Iranian President Mahmoud Ahmadinejad ranted against the world's superpowers, scoffed at Israel's threat to bomb his country and accused the United States of killing Osama bin Laden without due process in a speech before the United Nations General Assembly Wednesday.
Ahmadinejad largely avoided the bluntly offensive rhetoric that has marked his previous appearances, in which he expressed doubt about the Holocaust and about the guilt of the 9/11 hijackers. Instead, in his final appearance at the U.N. before the end of his second and final term in office, he picked his targets a little more carefully.
He did not mention the state of Israel by name, because he refuses to acknowledge its existence. He referred only to "the Zionists" who, he said, were part of an "arms race" financed by the world's economic powers to intimidate his country. The "continued threat of military action is a clear example of this bitter reality," he said.
In an apparent dig at the United States, Ahmadinejad added: "No one feels secure or safe, even those who have stockpiled thousands of weapons."
Diplomats in the audience sat calm and grim-faced throughout Ahmadinejad's address, and politely applauded when it ended. The American contingent did not attend; it boycotted the speech to protest Ahmadinejad's comments earlier in the week, in which he called for the elimination of Israel. The U.S. mission to the U.N. was also upset that he was given the floor on the Jewish holiday of Yom Kippur, NBC News reported.
In winding, metaphor-laden remarks, Ahmadinejad described Iran as a "noble nation" with a "global vision" and that "welcomes any effort intended to promote peace and stability and tranquility" through "joint management of the world."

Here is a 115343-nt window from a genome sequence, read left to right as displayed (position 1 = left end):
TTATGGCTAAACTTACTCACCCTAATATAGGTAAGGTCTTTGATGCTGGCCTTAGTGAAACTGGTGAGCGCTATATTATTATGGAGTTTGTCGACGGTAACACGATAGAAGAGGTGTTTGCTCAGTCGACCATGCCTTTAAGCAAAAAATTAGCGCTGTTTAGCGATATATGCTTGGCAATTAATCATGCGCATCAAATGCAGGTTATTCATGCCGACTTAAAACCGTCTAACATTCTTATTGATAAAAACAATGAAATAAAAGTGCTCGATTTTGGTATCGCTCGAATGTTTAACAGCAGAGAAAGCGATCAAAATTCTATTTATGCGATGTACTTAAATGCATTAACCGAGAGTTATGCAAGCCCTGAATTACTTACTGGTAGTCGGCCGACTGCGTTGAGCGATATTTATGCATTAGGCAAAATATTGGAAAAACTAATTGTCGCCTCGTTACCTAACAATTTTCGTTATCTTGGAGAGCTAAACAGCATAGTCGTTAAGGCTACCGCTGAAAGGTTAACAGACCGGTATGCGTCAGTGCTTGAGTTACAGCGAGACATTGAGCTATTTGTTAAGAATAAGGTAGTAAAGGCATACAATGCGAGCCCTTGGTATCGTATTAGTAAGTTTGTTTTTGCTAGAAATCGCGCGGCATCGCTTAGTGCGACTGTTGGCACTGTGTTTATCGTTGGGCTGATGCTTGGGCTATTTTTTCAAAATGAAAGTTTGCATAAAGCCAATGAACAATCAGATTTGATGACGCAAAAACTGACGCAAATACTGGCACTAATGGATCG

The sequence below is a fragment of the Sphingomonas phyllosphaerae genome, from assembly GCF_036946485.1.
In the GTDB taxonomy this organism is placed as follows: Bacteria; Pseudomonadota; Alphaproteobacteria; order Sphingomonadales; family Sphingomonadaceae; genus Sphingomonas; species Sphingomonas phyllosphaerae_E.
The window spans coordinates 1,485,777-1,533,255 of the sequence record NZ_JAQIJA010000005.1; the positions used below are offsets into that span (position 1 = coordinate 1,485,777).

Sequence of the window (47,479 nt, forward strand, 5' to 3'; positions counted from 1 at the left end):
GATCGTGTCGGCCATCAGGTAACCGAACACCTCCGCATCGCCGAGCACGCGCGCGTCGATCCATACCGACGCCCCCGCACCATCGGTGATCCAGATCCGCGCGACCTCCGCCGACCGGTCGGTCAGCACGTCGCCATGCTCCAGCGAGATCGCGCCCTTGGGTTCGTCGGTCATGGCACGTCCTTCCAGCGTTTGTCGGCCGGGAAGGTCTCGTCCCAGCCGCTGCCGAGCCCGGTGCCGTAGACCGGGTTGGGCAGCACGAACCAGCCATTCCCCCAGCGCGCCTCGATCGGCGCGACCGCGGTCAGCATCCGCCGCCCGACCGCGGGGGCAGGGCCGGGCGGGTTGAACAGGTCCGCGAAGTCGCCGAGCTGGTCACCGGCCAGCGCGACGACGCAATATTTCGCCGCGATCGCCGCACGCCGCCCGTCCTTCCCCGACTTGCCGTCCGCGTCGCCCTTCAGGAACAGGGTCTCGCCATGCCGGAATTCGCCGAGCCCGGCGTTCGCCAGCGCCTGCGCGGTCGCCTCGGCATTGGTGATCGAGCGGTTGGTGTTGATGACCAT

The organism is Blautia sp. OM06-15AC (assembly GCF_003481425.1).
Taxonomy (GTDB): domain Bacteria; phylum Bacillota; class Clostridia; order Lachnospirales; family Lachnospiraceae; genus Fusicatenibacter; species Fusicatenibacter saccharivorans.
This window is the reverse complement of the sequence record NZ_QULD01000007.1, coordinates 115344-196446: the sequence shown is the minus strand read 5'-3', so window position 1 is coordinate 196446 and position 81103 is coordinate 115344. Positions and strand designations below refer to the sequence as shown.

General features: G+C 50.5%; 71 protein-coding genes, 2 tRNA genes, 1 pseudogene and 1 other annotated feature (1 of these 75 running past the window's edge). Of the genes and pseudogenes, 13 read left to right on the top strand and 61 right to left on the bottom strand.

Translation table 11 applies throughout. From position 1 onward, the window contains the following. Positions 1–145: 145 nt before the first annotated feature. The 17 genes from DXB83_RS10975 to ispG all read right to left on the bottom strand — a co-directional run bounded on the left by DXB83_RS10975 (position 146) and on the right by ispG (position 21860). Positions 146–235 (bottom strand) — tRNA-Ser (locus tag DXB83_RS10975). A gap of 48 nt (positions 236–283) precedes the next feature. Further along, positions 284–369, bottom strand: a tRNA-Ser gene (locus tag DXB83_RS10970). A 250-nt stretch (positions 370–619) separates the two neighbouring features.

He then spun a long list of atrocities throughout world history in which he included the "tragic incidents of 9/11" and the death of bin Laden, whom he identified only as "the culprit." He accused American forces of killing bin Laden and dumping his body into the sea "without trial" when it should have assembled "an independent fact-finding team" to investigate.
Ahmadinejad arrived in New York with his power and influence waning. He leaves office in 2013, and he is widely seen as a mouthpiece for Ayatollah Khamenei, Iran's supreme leader.
While his rhetoric was not dissimilar from his previous eight speeches to the General Assembly, Ahmadinejad's appearance took place during a particularly fraught set of circumstances for Iran, the Middle East and for President Barack Obama.
The United States and Israel accuse Iran of trying to build a nuclear weapon, which Tehran denies. Western sanctions have weakened Iran's economy. Israel has been pressing Obama to take more aggressive action and has threatened to bomb Iran's nuclear facilities.
Obama, who is running for re-election, told the General Assembly on Tuesday that time is running out to resolve the standoff and warned that America would not abide a nuclear-armed Iran.
Ahmadinejad did not mention Iran's nuclear program in his speech. But he accused the West of using the nuclear issue as a cudgel to push Iran around, even as he indicated a willingness for further dialogue.
He focused a large part of his remarks on the need for a "new world order" in which the strongest nations - the "self-proclaimed centers of power who have entrusted themselves to the devil" - would stop subjugating the weaker ones. He blamed the world's ills on the influences of capitalism and commercialism, and accused the United Nations Security Council of being dominated by a relatively small number of economic powers.
"No doubt, the world is in need of a new world order and a fresh way of thinking in which God is recognized as the supreme creature," Ahmadinejad said.